DPPD Policies Regarding Use of Force and Complaint Investigations:
We have received inquiries from the community about our police department’s policies and how they correspond with some of the guidelines being advocated for by police reform organizations. In review of our policies, we believe that the Department aligns with the spirit of what is being asked for in the recommendations.
- Again, chokeholds are Illegal in the State of Illinois and the DPPD. Chokeholds/Strangleholds have not been part of police control tactics training in Illinois police academies for over a decade.
- The DPPD's deadly force policy is a “protection of life” policy, meaning deadly force is only used to protect the life of an officer or member of the public. Des Plaines officers are trained in de-escalation tactics to be used well before resorting to any level of force.
- The DPPD stresses using verbalization techniques first before moving on to non-lethal intervention methods. The absolute last resort in law enforcement would involve lethal force to protect the life of police officers and/or members of the public.
- Officers should move out of the path of an approaching vehicle instead of discharging their firearm at the vehicle or any of its occupants. The discharging of firearms at moving vehicles and/or its occupants should only be used as a last resort when the officer believes there are no other reasonable means available to avert the threat of the vehicle, or if deadly force other than the vehicle is directed at the officer or others.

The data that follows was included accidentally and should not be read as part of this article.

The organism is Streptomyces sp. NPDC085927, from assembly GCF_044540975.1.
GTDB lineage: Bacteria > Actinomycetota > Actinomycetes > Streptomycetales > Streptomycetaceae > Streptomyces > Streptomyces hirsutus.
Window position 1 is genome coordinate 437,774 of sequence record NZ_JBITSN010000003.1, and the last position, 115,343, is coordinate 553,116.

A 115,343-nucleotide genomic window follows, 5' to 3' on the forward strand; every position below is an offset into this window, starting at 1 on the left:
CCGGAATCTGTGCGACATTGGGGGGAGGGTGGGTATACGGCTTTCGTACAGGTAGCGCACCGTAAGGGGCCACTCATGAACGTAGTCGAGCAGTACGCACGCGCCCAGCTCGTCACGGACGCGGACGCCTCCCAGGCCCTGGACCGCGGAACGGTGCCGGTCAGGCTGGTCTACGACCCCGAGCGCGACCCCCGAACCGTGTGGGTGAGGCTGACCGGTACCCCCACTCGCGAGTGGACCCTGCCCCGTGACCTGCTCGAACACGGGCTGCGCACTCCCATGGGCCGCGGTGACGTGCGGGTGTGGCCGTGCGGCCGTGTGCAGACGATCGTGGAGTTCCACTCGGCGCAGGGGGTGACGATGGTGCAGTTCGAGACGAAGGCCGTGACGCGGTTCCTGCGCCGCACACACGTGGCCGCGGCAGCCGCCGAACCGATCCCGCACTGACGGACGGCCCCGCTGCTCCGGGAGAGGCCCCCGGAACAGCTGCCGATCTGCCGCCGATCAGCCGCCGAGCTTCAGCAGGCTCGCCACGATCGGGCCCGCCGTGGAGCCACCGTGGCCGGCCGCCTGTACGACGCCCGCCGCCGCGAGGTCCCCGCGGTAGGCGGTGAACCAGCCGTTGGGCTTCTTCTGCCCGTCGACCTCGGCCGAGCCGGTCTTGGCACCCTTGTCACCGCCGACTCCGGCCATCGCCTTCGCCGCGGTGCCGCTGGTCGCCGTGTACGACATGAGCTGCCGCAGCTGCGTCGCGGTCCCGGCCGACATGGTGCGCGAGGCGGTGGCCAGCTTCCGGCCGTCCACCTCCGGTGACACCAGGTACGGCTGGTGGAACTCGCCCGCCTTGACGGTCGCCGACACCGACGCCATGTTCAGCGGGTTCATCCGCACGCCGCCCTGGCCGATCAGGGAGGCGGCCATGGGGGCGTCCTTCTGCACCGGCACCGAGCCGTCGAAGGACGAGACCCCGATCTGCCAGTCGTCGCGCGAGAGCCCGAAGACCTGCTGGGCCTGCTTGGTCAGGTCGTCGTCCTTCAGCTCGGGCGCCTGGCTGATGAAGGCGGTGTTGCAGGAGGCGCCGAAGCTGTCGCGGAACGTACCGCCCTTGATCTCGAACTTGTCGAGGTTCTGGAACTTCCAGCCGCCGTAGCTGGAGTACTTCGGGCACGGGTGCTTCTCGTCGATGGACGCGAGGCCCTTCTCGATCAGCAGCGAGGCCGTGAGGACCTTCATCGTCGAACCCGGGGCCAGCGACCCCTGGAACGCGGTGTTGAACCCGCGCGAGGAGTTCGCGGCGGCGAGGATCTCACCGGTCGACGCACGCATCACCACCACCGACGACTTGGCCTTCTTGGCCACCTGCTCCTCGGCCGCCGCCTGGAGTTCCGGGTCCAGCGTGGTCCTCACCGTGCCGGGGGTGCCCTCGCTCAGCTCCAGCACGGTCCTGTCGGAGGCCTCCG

- The DPPD has a strict policy on the use of force, which also requires intervention and reporting. Additionally, the State of Illinois passed legislation in 2018 that tightened up the manner in which use of force by police officers is investigated. For instance, in the case of a deadly force incident, the matter cannot be investigated by the agency whose officer used the force. Instead, the Illinois State Police Public Integrity Unit or the Major Case Assistance Team (MCAT) are called in to assist. Once the investigation has been completed, the investigative reports are submitted to the Cook County State’s Attorney’s Office of Police Accountability for review. Once the matter is reviewed there, the file is forwarded to the Illinois Appellate Prosecutors Office for final review.
The women and men of the Des Plaines Police Department will continue to serve our community with integrity and respect for all.